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Construction, fuel jolt energy costs

Steam billows from the cooling towers at Exelon's nuclear power generating station in Byron, Ill.

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Kai Ryssdal: Whether or not the oil bubble that Mr. Greenberger and I were just talking about ever does pop, we're still going to be paying more for energy. Forget oil; think electricity.

Nationwide, power prices have risen an average of 30 percent over the past five years and they're spiking now. Utility customers in Virginia, for example, face another 29 percent jump next month.

Marketplace's Jeff Tyler reports now on the shocking rate of electricity inflation.


Jeff Tyler: About 70 percent of your electric bill covers the cost of fuel.

Coal is the cheapest, but it's getting more expensive as the U.S. exports more to China. More environmentally-friendly fuels have also become pricey, says Morningstar utilities analyst Paul Justice.

Paul Justice: Natural gas prices are up dramatically and natural gas, while it's clean burning relative to coal, it's also very expensive when it comes down to electricity generation.

Many utilities also are long past due for an infrastructure overhaul. The cost of building new power plants has doubled in the past eight years. That's partly due to skyrocketing prices for commodities.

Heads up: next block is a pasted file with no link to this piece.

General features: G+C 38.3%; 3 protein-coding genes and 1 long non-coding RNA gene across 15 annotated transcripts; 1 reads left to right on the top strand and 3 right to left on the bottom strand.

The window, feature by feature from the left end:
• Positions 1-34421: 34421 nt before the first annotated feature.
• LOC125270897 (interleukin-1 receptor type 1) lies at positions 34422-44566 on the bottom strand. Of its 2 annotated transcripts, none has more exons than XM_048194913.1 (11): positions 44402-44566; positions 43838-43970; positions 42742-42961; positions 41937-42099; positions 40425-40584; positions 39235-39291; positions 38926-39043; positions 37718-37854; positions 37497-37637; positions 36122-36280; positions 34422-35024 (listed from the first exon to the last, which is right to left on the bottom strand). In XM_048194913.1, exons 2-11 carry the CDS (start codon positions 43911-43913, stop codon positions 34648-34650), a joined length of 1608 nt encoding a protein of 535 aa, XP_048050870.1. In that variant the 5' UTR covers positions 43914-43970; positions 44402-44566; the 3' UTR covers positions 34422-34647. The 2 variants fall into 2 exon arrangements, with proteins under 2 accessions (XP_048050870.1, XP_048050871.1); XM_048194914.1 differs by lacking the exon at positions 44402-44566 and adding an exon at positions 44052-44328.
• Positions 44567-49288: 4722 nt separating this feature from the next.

Ed Legge is spokesman for the Edison Electric Institute, a trade association. He says utilities must make improvements to meet growing demand -- it's expected to increase by 30 percent over the next two decades.

Ed Legge: Because of the need to modernize the electrical grid and to make it more efficient, to build the infrastructure we need to continue providing electricity. All those things are going to add up to one of the biggest construction phase in our industry's history.

Legge says a likely federal cap on carbon emissions could drive utility prices even higher.

But there may be some relief from an unlikely source: electric cars.

Legge: Plug-in hybrids actually are one way that could give us a giant virtual battery.

Legge says some utilities eventually hope to borrow electricity from electric car batteries during peak energy hours. The cars would recharge at night, when demand is at its lowest.

I'm Jeff Tyler for Marketplace.

About the author

Jeff Tyler is a reporter for Marketplace’s Los Angeles bureau, where he reports on issues related to immigration and Latin America.

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